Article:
Private petrochemicals group Ineos has bought the 15 UK shale gas drilling licences from France’s Engie for an undisclosed sum, as the future of fracking in the country remains unresolved.
Ineos said the deal had expanded its UK shale portfolio by 10% to more than 1.2m acres, making it by far the country’s biggest shale player.
The licences cover exploration rights across Cheshire, the East Midlands and Yorkshire, including what was Engie’s 30% stakes in four blocks operated by Cuadrilla in the latter and increasing its stakes in seven IGas licences and new stakes in four others operated by IGas.
Significant reserves of shale gas are said to be located around the UK but while the UK government is keen to tap this resource, various companies’ attempts to gain permission for fracking have been blocked by local councils due to public concern about groundwater contamination and even worries about potential earthquakes.
Engie said it had decided to exit from UK shale after a strategic review “in response to commodity price declines”. The company, which recently moved its headquarters from Switzerland back to Britain, wants to invest 1 billion pounds into shale gas which it hopes will provide feedstock for its petrochemicals business.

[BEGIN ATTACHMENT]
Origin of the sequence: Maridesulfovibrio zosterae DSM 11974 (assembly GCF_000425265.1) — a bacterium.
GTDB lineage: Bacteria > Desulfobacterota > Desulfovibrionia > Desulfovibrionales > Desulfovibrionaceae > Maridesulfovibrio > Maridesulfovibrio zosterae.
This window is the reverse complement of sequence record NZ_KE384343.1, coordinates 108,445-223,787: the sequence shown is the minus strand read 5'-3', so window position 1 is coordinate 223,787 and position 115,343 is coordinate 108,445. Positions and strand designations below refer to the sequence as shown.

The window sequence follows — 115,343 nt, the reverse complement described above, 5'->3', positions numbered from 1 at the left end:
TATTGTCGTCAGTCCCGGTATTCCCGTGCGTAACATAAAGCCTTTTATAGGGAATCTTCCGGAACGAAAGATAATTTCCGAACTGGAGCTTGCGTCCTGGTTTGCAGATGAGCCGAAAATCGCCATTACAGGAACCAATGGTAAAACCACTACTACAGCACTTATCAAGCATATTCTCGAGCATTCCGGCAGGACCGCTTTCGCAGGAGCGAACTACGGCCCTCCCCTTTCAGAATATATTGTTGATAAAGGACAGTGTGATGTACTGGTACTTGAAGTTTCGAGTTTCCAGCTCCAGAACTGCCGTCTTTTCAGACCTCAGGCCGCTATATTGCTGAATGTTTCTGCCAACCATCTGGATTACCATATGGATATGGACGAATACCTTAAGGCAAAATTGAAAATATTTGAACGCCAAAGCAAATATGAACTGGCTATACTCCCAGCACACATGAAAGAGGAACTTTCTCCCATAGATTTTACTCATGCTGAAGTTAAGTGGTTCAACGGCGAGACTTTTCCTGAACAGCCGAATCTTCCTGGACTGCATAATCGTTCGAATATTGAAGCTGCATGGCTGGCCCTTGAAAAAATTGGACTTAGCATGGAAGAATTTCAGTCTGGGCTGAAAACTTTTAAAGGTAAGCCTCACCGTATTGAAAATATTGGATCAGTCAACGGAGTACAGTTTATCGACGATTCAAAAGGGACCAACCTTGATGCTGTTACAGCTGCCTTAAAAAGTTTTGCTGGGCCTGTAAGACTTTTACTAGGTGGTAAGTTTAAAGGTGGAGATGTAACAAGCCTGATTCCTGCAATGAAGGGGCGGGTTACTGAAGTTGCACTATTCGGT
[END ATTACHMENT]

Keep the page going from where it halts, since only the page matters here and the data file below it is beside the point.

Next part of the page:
In its zeal to try and develop Britain’s shale gas resources, Ineos has been known to offer more generous compensation packages to locals affected by fracking than the industry standard.
However, Howard Rogers, chairman, Natural Gas Research Programme and senior research fellow at The Oxford Institute for Energy Studies is sceptical about the nascent shale gas industry in the UK. He said recently in an interview: “There is a huge question over whether the well sites are viable economically as individual investments. Even if successful, would a few shale gas pads — albeit drilling multiple wells with horizontal sections going off in different directions — make a meaningful contribution to the UK’s gas production which is already falling in terms of conventional gas production from the North Sea?
“Moreover, is the UK public going to allow this to develop on even a modest scale?
“On balance, my answer is ‘probably not’,” he said.
Engie was one of the first big energy companies to back Britain’s nascent shale gas industry when it bought parts of Dart Energy’s licenses, a company since then taken over by IGas, in 2013.